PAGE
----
The Justice Department filed an antitrust suit against the National Association of Realtors in an attempt to foster competition from online brokers. I don’t know how big of a problem this is in this particular market, but it is nice to see Justice promoting competition. Let’s hope this new found realization that a competitive marketplace is required for the virtues of the market to be realized extends to other areas:
Antitrust Lawyers Go After Realtors, by Kirstin Downey, Washington Post: The Justice Department's antitrust division yesterday sued the National Association of Realtors, alleging that the powerful trade group is using its online multiple listing service policies to restrict competition from discount brokers offering lower prices…
In the lawsuit, filed in the U.S. District Court in Chicago, where the Realtors have their headquarters, the government alleged that the association -- particularly its traditional broker members -- has sought to maintain a "policy that restrains competition from brokers who use the Internet to more efficiently and cost effectively serve home sellers and buyers." According to the federal filing, when real estate industry leaders developed their policy in 2003, …. The working group that formulated the listings policy understood that the right to opt-out would limit competition … members of the group said the opt-out right would be "abused beyond belief" as traditional brokers withheld listings from competitors. Albert A. Foer, president of the American Antitrust Institute, said … "This Justice Department is not trigger-happy," ... "They don't bring a lot of antitrust cases or operate in an anti-business mode, so chances are that they've thought it out very carefully." "It's great," said Peter Sealey, a professor of marketing at the University of California at Berkeley who has followed the issue. The policies "are a clear conspiracy and restraint of trade. This is long-overdue law enforcement."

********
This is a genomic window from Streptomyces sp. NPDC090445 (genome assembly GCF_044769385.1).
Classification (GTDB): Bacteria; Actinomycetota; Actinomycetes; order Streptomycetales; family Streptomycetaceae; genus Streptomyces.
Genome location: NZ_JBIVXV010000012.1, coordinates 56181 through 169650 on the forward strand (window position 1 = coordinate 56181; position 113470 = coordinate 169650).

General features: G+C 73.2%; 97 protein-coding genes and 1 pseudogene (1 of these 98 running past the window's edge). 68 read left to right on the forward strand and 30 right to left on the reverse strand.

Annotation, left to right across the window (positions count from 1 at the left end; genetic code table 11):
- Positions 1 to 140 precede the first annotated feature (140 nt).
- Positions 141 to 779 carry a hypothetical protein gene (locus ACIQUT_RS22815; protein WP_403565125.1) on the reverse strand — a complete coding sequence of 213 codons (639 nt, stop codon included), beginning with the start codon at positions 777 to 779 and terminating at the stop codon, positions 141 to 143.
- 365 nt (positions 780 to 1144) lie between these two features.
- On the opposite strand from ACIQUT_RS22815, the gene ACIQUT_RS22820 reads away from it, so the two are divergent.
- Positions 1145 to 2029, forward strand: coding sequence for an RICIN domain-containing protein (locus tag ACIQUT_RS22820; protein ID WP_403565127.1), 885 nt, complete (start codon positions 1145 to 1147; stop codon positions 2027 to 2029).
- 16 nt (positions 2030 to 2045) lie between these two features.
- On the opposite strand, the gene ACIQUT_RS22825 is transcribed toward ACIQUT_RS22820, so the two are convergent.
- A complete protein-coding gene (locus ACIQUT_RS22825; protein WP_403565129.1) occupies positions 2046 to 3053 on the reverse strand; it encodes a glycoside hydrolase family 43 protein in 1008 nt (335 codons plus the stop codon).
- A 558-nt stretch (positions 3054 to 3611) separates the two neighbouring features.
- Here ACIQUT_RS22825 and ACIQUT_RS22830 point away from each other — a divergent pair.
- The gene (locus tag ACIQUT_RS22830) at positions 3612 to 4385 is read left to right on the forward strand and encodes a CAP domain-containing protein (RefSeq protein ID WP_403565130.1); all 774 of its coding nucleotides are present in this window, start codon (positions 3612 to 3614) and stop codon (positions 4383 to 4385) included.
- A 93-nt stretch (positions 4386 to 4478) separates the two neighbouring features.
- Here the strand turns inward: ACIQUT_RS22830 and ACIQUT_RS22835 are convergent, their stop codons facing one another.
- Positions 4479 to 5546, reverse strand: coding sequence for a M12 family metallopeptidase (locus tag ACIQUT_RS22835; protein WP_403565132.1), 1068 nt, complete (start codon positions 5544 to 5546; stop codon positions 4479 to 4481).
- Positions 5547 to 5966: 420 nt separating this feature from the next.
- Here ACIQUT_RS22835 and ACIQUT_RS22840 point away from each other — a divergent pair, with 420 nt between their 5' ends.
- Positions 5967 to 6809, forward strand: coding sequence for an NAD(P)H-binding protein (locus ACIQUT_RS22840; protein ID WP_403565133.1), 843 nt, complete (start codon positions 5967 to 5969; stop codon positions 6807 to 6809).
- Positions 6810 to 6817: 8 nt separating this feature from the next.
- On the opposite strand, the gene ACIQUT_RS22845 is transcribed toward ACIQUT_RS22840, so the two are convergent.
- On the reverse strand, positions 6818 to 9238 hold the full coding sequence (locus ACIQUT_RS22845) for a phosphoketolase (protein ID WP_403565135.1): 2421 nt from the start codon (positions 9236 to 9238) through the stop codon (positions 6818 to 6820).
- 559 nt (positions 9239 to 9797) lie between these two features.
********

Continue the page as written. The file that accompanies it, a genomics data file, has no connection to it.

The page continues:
Some of us believe in markets so much that we want to see the broken ones fixed.